Real-life story is based on Oakland A's general manager Billy Beane, who defied conventional wisdom and even his own scouts by fielding a baseball team of castoffs who went on to enjoy one of the most unlikely winning streaks in sports.
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Top Critic Reviews
Fresh: Although you don't have to be a sports fan to enjoy it, "Moneyball" is one of the best baseball movies imaginable.
- Joe Williams, St. Louis Post-Dispatch, Thursday, September 22, 2011
It seems odd that a movie based on a non-fiction book that is very heavy on statistics and number crunching could be an enjoyable, engrossing, and wonderful piece of cinema, but this movie is the proof. Based on the aforementioned book of the same name, this is the true story of how Oakland Athletics general manager Billy Beane, with the help of an Ivy League educated economist defied conventional wisdom and the system by using stats and outside the box thinking to create a successful baseball team on a meager budget during their 2002 season. Despite having a very limited budget, Beane (Brad Pitt) and economist Peter Brand (Jonah Hill) discovered that they could theoretically have a winning team by focusing on players with records of high on base percentages. There's a but more to it, and the movie is great at making everything understandable, and yeah, this gamble did pay off, and for better or worse, did change the game of baseball. To help make such dry seeming material more accessible and entertaining, the film does focus on the human element a lot as well, mostly the relationship between Beane and his young daughter, and little bit on Beane and his ex-wife, as well as some flashbacks which flesh out why Beane is the type of manager and thinker he is. This is definitely a sports drama, but it's not really a baseball movie, at least not in the conventional sense. Most of the focus is on the behind the scenes stuff, with many, many, many scenes of talking, but there's some game footage too, although a lot of it is in the form of stock footage from various audio and video archives. How they are edited into the rest of the film is one of the areas where the movie really shines. There's creative editing, sound design, and some excellent cinematography that really make this world come alive. It's all very low key, yet quite striking, too. This is some really effective and groundbreaking direction, and it might have really been the best possible way to adapt the material. The performances are also quite nice too, with Pitt bringing a great sense of wisdom and experience to the role, and Jonah Hill (pre-weight loss) really shining in a superb dramatic turn. He's treaded dramatic territory before, but it's here where he really gets his feet wet, and he does so without a hint of drowning. Hoffman is also good as the field manager, but he could have been used a little more. Despite all this wonderful stuff, which also includes a high degree of realism and accuracy, the film isn't totally flawless. It is fairly long, and rather slow at times, and while this wasn't really a problem with me, it could be for others. Given that this is a period piece, it is to the film's credit that it remains gripping even if the ending is known, but the film does tend to play up the underdog aspect of things maybe a little too much a bit too often. Aside from that though, this unlikely adaptation, like the story it's about, proves to be quite a success.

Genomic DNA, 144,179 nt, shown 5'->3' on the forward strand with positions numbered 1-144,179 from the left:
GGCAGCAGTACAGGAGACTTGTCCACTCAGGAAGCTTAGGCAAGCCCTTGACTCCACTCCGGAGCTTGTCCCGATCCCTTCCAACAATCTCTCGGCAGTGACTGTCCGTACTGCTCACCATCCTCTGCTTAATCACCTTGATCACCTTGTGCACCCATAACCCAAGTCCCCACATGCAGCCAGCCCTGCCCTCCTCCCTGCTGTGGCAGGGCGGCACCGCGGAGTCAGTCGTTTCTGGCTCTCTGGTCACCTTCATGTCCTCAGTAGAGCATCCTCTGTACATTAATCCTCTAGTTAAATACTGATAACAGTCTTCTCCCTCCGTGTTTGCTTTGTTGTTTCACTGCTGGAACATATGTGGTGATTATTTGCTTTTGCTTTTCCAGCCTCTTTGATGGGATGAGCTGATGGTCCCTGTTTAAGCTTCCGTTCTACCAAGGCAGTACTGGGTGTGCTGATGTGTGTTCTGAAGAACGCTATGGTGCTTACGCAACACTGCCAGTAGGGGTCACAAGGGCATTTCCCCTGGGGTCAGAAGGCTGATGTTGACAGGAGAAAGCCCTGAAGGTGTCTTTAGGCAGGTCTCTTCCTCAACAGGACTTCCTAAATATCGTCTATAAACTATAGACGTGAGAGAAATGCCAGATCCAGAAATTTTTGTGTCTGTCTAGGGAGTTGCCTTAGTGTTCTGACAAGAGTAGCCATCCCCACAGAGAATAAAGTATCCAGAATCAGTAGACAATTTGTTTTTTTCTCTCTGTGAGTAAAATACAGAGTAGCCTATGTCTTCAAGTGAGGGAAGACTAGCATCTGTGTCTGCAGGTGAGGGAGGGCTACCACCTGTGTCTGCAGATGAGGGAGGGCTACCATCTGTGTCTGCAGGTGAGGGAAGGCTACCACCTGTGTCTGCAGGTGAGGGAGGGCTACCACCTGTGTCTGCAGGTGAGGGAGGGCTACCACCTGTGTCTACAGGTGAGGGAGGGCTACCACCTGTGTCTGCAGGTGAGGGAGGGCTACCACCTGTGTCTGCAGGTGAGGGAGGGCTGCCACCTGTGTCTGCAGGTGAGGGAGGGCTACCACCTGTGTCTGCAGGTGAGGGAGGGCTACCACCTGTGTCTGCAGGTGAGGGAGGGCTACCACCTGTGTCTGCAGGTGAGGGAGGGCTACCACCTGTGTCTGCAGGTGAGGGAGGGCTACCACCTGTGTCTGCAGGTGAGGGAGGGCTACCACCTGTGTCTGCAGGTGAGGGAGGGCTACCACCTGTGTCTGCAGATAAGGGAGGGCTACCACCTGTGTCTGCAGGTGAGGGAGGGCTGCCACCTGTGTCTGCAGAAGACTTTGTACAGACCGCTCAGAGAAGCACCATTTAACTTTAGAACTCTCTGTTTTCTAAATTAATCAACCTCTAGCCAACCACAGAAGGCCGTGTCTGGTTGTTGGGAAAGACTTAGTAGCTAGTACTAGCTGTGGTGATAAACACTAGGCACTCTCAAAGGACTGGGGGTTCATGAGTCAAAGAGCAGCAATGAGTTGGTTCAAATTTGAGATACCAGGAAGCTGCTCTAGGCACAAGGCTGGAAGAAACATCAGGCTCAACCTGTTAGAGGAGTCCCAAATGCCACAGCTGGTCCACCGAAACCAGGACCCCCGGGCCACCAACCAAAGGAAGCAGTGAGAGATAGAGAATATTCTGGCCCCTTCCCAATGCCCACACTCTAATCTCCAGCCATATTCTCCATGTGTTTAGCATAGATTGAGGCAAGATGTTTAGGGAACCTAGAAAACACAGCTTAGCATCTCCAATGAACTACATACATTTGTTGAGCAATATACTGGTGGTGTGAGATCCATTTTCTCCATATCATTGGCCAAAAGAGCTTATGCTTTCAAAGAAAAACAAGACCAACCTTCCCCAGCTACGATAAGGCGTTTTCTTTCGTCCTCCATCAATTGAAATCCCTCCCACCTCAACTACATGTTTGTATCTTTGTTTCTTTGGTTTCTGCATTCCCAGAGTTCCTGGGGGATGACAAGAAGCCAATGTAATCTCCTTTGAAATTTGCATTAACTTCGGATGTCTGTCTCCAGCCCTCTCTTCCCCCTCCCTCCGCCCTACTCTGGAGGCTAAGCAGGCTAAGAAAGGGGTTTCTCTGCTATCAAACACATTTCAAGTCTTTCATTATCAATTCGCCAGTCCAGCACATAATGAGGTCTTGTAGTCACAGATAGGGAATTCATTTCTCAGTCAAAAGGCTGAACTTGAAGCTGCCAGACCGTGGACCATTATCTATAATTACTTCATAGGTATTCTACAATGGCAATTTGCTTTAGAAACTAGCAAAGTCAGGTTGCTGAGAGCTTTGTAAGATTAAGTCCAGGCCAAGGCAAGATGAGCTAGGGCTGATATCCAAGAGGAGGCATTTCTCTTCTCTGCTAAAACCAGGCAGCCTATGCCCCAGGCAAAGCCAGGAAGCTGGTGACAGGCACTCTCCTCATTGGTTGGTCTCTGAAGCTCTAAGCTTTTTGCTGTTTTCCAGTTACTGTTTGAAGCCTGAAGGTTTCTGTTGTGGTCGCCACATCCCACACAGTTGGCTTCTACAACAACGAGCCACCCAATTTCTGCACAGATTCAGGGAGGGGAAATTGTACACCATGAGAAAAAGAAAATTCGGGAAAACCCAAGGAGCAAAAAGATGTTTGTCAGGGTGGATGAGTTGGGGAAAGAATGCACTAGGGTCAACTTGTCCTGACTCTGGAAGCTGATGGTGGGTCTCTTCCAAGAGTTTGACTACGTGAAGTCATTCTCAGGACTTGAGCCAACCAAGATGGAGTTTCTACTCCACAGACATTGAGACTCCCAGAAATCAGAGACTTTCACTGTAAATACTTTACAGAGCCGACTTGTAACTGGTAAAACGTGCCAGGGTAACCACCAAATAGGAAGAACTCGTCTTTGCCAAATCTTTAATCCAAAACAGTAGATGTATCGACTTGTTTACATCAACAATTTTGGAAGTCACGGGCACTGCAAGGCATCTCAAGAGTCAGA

- cosmo313, Thursday, November 1, 2012
Science, a great script and Brad Pitt come together for a great tale of the underdog changing a sport forever.
- fb7018436, Saturday, September 8, 2012
A crisp and sharp film that illustrates the hardships and triumphs in the world of professional baseball. Brad Pitt and Jonah Hill team up to bring the true story of baseball galore to life and award-winning is an understatement to describe the emotion the film brings about. 4/5
- fb1442511448, Saturday, August 25, 2012